Like Buzzin Fly: 5 Years in the Wilderness, (and all four Volumes in the Buzzin' Fly series) this compilation digs into the imprint?s revered back catalogue to commemorate its particular achievement. The former was applauding reaching five years whilst the latter celebrates reaching their 50th release. Over seventy-five minutes, Chris Woodward picks out some of Buzzin' Fly's flagship tracks such as label boss Ben Watt?s "Guinea Pig," Spencer Parker's "The Beginning" and Justin Martin?s "The Fugative." As Woodward hones into some deep, intricate, house action, he delves into Buzzin' Fly's trademark mix of deep house, melodic techno and electronic disco. We see cuts like Jay Shepheard?s remix of Glimpse and Martin Eyrir's "Southern Soul" standing shoulder to shoulder with Darkmountaingroup's "Lose Control." Woodward also adheres to the Buzzin' Fly tradition of house that is both sonically ornate and driving in all the right places by including moments like Mlle Caro & Franck Garcia?s beautiful "Dead Souls" and Ame's club fuelled remix of "Insomnia".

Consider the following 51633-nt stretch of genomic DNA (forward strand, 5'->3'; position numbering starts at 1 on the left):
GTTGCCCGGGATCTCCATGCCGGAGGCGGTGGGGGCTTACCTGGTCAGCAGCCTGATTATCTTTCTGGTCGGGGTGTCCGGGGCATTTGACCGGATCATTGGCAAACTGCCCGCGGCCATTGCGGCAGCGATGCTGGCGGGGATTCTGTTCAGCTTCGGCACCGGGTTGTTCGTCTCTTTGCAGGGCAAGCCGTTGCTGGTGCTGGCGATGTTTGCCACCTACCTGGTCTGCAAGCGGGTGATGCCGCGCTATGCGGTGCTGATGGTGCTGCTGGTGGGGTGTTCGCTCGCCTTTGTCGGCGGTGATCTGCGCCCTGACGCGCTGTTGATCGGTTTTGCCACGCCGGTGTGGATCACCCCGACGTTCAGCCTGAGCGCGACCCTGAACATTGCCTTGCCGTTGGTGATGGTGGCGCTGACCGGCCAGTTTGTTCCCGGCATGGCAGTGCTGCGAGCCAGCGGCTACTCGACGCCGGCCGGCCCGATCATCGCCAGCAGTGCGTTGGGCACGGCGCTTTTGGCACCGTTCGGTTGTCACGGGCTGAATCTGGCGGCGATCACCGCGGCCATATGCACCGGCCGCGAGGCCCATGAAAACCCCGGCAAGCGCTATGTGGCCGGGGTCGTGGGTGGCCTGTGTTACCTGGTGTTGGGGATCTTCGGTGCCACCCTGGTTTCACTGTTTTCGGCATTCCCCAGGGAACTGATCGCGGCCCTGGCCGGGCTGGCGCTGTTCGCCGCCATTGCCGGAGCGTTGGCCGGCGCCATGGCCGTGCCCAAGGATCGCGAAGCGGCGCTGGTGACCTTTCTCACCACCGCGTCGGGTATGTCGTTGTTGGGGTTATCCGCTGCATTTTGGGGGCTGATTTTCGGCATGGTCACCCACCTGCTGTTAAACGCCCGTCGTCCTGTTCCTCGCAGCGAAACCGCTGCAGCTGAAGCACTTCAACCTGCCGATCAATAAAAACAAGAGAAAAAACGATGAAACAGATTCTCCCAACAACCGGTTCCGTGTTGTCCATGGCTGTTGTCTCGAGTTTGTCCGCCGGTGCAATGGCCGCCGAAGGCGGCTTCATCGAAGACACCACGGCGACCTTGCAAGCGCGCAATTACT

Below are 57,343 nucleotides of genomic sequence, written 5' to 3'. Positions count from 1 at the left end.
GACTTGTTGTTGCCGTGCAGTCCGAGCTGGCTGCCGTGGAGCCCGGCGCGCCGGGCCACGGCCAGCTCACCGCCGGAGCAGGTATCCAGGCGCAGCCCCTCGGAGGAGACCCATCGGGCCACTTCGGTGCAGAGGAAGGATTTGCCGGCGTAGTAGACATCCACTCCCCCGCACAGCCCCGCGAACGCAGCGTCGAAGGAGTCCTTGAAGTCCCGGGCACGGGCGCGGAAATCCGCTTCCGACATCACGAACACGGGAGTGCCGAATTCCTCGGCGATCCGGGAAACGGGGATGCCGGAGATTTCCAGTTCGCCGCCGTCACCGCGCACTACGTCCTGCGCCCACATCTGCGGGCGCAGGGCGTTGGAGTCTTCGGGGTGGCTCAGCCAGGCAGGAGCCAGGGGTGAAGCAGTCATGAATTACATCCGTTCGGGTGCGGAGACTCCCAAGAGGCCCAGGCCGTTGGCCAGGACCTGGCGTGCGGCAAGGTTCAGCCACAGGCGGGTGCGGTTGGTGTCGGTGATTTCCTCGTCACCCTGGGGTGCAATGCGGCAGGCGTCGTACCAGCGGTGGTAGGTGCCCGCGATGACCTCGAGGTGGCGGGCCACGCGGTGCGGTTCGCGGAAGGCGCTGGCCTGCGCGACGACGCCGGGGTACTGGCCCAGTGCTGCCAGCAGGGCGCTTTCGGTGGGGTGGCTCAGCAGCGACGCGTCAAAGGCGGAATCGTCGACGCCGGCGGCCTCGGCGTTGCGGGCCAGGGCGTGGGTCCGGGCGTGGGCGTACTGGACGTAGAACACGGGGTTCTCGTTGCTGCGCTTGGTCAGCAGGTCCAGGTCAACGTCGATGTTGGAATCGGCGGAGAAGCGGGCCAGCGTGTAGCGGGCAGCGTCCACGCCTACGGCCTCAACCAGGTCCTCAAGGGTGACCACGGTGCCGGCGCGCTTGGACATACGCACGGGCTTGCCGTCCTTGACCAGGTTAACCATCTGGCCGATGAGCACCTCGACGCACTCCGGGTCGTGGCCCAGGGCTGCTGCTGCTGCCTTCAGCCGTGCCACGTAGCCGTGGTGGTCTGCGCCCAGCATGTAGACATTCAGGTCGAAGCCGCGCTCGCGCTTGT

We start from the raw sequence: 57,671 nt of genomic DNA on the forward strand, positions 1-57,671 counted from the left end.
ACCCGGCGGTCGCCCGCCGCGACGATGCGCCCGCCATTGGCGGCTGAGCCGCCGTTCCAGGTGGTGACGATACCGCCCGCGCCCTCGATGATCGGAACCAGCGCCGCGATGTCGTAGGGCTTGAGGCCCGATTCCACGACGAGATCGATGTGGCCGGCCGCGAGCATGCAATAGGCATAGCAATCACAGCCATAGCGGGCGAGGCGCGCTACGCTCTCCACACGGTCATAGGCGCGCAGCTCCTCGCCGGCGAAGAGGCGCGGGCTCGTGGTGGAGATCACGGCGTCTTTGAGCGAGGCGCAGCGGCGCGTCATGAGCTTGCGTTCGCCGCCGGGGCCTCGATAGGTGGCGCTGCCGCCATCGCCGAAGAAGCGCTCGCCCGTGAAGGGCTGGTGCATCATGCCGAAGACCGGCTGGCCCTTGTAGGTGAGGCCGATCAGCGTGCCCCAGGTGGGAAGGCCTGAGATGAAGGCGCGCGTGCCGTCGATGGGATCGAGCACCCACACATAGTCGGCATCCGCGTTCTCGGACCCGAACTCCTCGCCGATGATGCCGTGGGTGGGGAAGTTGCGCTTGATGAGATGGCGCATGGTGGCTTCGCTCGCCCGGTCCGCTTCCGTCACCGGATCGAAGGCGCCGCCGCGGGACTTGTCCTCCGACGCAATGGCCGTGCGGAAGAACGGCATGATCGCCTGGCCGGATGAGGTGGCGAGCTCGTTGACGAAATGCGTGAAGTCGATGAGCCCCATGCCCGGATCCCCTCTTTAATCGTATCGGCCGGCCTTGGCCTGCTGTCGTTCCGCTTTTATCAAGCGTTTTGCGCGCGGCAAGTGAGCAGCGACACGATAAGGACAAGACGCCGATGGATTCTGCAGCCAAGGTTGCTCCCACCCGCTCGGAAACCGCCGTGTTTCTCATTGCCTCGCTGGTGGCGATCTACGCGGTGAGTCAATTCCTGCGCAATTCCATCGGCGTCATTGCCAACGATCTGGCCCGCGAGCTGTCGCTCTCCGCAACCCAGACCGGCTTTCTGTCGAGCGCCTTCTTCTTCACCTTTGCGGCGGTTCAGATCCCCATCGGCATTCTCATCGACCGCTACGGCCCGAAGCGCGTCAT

Buzzin' Fly specialises in deep and beautiful house music. Their long standing resident has done the admirable job of paying homage to that sound and all the producers that help shape it, in one retrospective compilation that proves just what a force Buzzin? Fly has become over those 50 releases.